During that time, Walters said, he was angry at the whole insurance process, and he wondered who got to determine what his quality of life should be.
"There's just the dollar signs standing between you and your goals," he explained.
Two years after his injury, Medicaid deemed Walters "permanently disabled," and Medicare became his primary insurance. After two years, a powered wheelchair became his.
Walters would ride into town on his power chair, shooting hoops at the local high school's outdoor basketball court with friends. He would ride to and from the video store that he owned. On a fully charged battery, his chair could take him 30 miles.
Though he has received C-Legs, Orthotics and Prosthetics Rehabilitation Engineering Centre footed the requisite 20 percent of the bill due to Walter's 80-20 reimbursement plan.
John Billock, specialist in prosthetics and orthotics at Orthotics and Prosthetics Rehabilitation Engineering Centre, said this is something the company has always done in situations such as Walters'.
Besides the typical reimbursement plan, other stipulations are involved with prosthetic care.
Insurance agencies can put a cap on prosthetic care, or they can have a "one per lifetime" stipulation, Billlock said. Other agencies won't cover certain technologies.
As far as Billock is concerned, the insurance agencies are just trying to improve their bottom lines. He, too, believes change is in order.
"I think the insurance companies are trying to minimize their reimbursements as much as they can," he said.
Billock said that his company continues to move forward with patients' prosthetic care while waiting for insurance approvals, since delays can be detrimental to patients, emotionally and physically.
BREAK OUT BOX
2008 average prosthetic fees
The average range of prosthetic fees listed below cover the total cost of prosthetic care for an individual with the levels of amputation indicated The fees include the initial evaluation and consultation with the referring physician, regarding the type of prosthesis recommended, as well as the fitting assessment and initial training procedures associated with the design and development of their prosthesis. Each prosthesis is custom designed, with regards to it fitting and the components utilized in its design, to meet the individual's vocation and/or avocational needs.
Below Knee Prosthesis: $7,000 to 20,000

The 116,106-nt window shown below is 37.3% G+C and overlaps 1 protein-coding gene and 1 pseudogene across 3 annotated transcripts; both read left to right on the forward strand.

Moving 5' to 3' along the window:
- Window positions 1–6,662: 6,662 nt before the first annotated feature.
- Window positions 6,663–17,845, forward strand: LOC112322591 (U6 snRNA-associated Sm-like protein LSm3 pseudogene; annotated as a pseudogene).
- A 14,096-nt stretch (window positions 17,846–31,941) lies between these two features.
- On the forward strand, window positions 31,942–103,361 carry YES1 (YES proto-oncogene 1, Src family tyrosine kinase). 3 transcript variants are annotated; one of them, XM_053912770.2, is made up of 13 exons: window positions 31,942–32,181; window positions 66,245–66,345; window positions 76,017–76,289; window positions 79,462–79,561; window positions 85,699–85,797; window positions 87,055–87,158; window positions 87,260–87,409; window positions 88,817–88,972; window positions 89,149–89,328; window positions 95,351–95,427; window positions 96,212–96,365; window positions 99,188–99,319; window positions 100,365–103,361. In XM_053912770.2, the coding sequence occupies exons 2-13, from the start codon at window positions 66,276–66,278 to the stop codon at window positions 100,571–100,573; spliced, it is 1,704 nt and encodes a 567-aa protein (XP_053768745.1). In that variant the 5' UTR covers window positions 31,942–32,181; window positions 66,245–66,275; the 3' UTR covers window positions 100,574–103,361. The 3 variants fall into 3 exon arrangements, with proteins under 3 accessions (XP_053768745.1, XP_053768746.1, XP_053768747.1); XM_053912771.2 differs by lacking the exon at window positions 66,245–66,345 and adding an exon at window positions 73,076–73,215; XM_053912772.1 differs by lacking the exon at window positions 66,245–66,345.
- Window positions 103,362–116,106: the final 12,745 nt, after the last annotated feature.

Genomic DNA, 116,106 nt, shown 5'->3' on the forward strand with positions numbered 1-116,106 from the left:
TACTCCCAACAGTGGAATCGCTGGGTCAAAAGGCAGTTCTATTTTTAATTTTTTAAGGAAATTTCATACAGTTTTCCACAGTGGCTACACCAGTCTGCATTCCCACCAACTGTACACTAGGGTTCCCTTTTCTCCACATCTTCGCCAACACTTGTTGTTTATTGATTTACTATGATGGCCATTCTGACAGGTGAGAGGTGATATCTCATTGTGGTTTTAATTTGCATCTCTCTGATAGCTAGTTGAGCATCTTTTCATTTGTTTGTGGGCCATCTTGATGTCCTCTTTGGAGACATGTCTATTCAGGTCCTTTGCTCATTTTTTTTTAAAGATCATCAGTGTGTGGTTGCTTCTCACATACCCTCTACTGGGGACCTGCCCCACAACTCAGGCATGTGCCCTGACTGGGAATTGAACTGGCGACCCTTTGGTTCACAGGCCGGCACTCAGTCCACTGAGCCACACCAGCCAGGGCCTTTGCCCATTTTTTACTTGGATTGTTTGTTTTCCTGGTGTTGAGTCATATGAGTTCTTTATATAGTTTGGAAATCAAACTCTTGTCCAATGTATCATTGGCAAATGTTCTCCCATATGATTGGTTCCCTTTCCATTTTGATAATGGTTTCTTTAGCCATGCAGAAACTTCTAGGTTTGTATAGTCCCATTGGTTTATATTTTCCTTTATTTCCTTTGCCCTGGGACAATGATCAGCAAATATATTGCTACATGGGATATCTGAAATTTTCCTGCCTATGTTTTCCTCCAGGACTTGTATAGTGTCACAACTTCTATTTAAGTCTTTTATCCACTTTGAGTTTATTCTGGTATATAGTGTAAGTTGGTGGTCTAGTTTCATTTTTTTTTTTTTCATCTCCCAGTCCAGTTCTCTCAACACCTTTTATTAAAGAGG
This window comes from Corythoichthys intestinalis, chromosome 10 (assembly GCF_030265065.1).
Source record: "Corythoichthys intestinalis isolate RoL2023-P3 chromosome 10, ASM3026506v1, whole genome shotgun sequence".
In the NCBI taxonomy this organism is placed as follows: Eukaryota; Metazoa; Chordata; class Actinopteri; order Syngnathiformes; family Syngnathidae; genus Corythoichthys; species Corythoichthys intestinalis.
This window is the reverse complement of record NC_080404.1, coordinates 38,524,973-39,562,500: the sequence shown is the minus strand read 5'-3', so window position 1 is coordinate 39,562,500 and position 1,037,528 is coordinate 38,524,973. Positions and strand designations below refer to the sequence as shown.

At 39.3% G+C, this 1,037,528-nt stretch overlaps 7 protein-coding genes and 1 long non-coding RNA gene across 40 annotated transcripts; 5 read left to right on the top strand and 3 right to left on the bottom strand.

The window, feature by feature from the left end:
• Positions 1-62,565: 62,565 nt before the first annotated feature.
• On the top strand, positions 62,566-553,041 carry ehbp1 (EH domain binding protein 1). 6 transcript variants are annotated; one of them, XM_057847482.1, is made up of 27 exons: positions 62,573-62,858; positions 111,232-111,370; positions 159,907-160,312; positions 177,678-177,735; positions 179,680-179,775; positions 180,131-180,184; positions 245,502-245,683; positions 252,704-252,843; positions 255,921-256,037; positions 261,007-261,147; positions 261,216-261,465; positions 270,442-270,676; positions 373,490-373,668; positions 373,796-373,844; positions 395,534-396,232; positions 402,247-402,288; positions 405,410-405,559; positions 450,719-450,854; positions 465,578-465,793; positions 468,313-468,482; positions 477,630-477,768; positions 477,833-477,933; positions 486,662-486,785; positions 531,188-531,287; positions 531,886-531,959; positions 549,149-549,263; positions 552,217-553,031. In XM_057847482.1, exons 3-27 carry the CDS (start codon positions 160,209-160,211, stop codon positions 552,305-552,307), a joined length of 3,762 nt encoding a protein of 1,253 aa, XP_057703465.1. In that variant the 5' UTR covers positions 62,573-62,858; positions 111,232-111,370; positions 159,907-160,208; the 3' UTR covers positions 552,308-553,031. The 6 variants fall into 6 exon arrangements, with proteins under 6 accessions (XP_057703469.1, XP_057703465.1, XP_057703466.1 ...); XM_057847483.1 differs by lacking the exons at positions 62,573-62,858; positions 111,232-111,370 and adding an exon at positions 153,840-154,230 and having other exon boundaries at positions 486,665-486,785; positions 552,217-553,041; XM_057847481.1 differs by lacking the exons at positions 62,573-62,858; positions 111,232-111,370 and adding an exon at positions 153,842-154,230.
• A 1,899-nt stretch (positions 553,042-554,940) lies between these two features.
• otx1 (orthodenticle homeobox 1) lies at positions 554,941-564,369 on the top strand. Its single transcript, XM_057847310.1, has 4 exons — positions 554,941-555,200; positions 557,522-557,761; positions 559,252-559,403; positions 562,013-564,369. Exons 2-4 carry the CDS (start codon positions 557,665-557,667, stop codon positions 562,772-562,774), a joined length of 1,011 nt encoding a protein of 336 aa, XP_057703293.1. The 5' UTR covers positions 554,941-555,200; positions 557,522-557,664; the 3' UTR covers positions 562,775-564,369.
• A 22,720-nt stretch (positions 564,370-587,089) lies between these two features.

Above Knee Prosthesis: $15,000 to 50,000
Below Elbow Prosthesis: $10,000 to 35,000
Above Elbow Prosthesis: $15,000 to 95,000
Source: John Billock, specialist in prosthetics and orthotics at Orthotics and Prosthetics Rehabilitation Engineering Centre in Warren
On June 24, Kevin Walters walked independently for the first time since a May 2003 motorcycle accident robbed him of his legs.
"If they can do it, I can do it," Walters repeated to himself while watching a video of someone else walking independently on prosthetics like his own.
After closely studying the video, Walters went into the hallway at Orthotics and Prosthetics Rehabilitation Engineering Centre in Warren, and walked up and down the hallway three times.
Understandably, the accomplishment meant a lot to Walters.
"It was definitely a two-liter bottle of bliss," Walters said.
While Walters' C-Leg type prosthesis has made it possible for him to walk again independently, the road in getting there took four years.
Walters received his first above/knee prosthesis in Pittsburgh, a single axis hydraulic prosthesis with a fixed foot.
After reading the Amputee Coalition of America's bi-monthly magazine, "In Motion," Walters spotted an advertisement for a prosthetic facility in Long Island, N.Y. He ended up staying there for 10 days to get a different style prosthesis with feet that weren't fixed.
Though Walters also got new sockets made in Long Island, when he started training with them at home, his residual limbs had shrunk. The sockets no longer fit.
The problem brought Walters to three different prosthetic facilities: Pittsburgh and Erie, Pa. and Warren to see John Billock at Orthotics and Prosthetics Rehabilitation Engineering Centre.
Walters was on a quest to find a prosthesis that was more comfortable. The trim line for his prosthesis went all the way up to his back side, he had to sit on his prosthetics. Besides being uncomfortable, he slid off of chair easily.
The higher trim line complicated clothing as well.
If he wore a prosthesis with a lower trim line, Walters could simply wear wide leg jeans instead of jeans that were four to five sizes too big on him.
Ultimately deciding on the Erie facility, Walters and a prosthetist attended a seminar in Orange County, Calif. about a socket design with a lower trim line. He stayed there for five days and returned home with one leg finished.
Once in Erie, he began the tedious fitting process for the other leg. After a month of one-week appointments, Walters ran into another jam. His Erie prosthetist had had her child, which brought Walter's fitting to a halt.
Returning to Warren, Walters worked with Billock, who eventually fitted him with C-Legs.
After his accomplishment, which Walters describes as "better than Cedar Point, by far," he maintains that much of walking is more mental than physical.
"That was all head and heart," he explained.
Walters plans to make a future out of helping others like him, and will attend Youngstown State University in the fall for psychology and pre-physical therapy.